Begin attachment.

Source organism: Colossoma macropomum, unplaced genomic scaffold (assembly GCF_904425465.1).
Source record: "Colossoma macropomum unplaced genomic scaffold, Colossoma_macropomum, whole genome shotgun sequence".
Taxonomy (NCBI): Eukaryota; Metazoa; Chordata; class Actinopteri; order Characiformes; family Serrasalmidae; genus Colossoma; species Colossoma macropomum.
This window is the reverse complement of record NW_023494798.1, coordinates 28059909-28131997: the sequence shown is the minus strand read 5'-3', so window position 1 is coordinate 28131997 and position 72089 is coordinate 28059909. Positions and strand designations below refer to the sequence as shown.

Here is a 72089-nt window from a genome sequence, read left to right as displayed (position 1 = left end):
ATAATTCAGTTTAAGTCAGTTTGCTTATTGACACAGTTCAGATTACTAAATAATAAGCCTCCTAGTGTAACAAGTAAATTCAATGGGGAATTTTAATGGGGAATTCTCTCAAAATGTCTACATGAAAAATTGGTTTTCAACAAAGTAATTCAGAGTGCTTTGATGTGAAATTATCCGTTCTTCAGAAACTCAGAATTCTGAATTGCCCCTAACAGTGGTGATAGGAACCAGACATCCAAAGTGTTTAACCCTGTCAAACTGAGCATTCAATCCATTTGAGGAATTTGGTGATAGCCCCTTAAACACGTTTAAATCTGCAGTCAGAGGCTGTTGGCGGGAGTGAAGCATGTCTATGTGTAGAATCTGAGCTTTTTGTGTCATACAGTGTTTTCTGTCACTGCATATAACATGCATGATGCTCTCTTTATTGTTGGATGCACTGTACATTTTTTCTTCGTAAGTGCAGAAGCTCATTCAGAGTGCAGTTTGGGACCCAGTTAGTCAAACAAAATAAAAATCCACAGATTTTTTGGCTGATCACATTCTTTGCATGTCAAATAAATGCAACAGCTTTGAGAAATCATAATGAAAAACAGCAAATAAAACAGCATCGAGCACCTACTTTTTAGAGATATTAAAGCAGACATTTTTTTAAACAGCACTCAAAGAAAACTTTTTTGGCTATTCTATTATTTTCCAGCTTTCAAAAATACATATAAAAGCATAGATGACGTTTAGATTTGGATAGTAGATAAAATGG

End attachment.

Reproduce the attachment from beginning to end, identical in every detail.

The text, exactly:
Source organism: Colossoma macropomum, unplaced genomic scaffold (assembly GCF_904425465.1).
Source record: "Colossoma macropomum unplaced genomic scaffold, Colossoma_macropomum, whole genome shotgun sequence".
Taxonomy (NCBI): Eukaryota; Metazoa; Chordata; class Actinopteri; order Characiformes; family Serrasalmidae; genus Colossoma; species Colossoma macropomum.
This window is the reverse complement of record NW_023494798.1, coordinates 28059909-28131997: the sequence shown is the minus strand read 5'-3', so window position 1 is coordinate 28131997 and position 72089 is coordinate 28059909. Positions and strand designations below refer to the sequence as shown.

Here is a 72089-nt window from a genome sequence, read left to right as displayed (position 1 = left end):
ATAATTCAGTTTAAGTCAGTTTGCTTATTGACACAGTTCAGATTACTAAATAATAAGCCTCCTAGTGTAACAAGTAAATTCAATGGGGAATTTTAATGGGGAATTCTCTCAAAATGTCTACATGAAAAATTGGTTTTCAACAAAGTAATTCAGAGTGCTTTGATGTGAAATTATCCGTTCTTCAGAAACTCAGAATTCTGAATTGCCCCTAACAGTGGTGATAGGAACCAGACATCCAAAGTGTTTAACCCTGTCAAACTGAGCATTCAATCCATTTGAGGAATTTGGTGATAGCCCCTTAAACACGTTTAAATCTGCAGTCAGAGGCTGTTGGCGGGAGTGAAGCATGTCTATGTGTAGAATCTGAGCTTTTTGTGTCATACAGTGTTTTCTGTCACTGCATATAACATGCATGATGCTCTCTTTATTGTTGGATGCACTGTACATTTTTTCTTCGTAAGTGCAGAAGCTCATTCAGAGTGCAGTTTGGGACCCAGTTAGTCAAACAAAATAAAAATCCACAGATTTTTTGGCTGATCACATTCTTTGCATGTCAAATAAATGCAACAGCTTTGAGAAATCATAATGAAAAACAGCAAATAAAACAGCATCGAGCACCTACTTTTTAGAGATATTAAAGCAGACATTTTTTTAAACAGCACTCAAAGAAAACTTTTTTGGCTATTCTATTATTTTCCAGCTTTCAAAAATACATATAAAAGCATAGATGACGTTTAGATTTGGATAGTAGATAAAATGG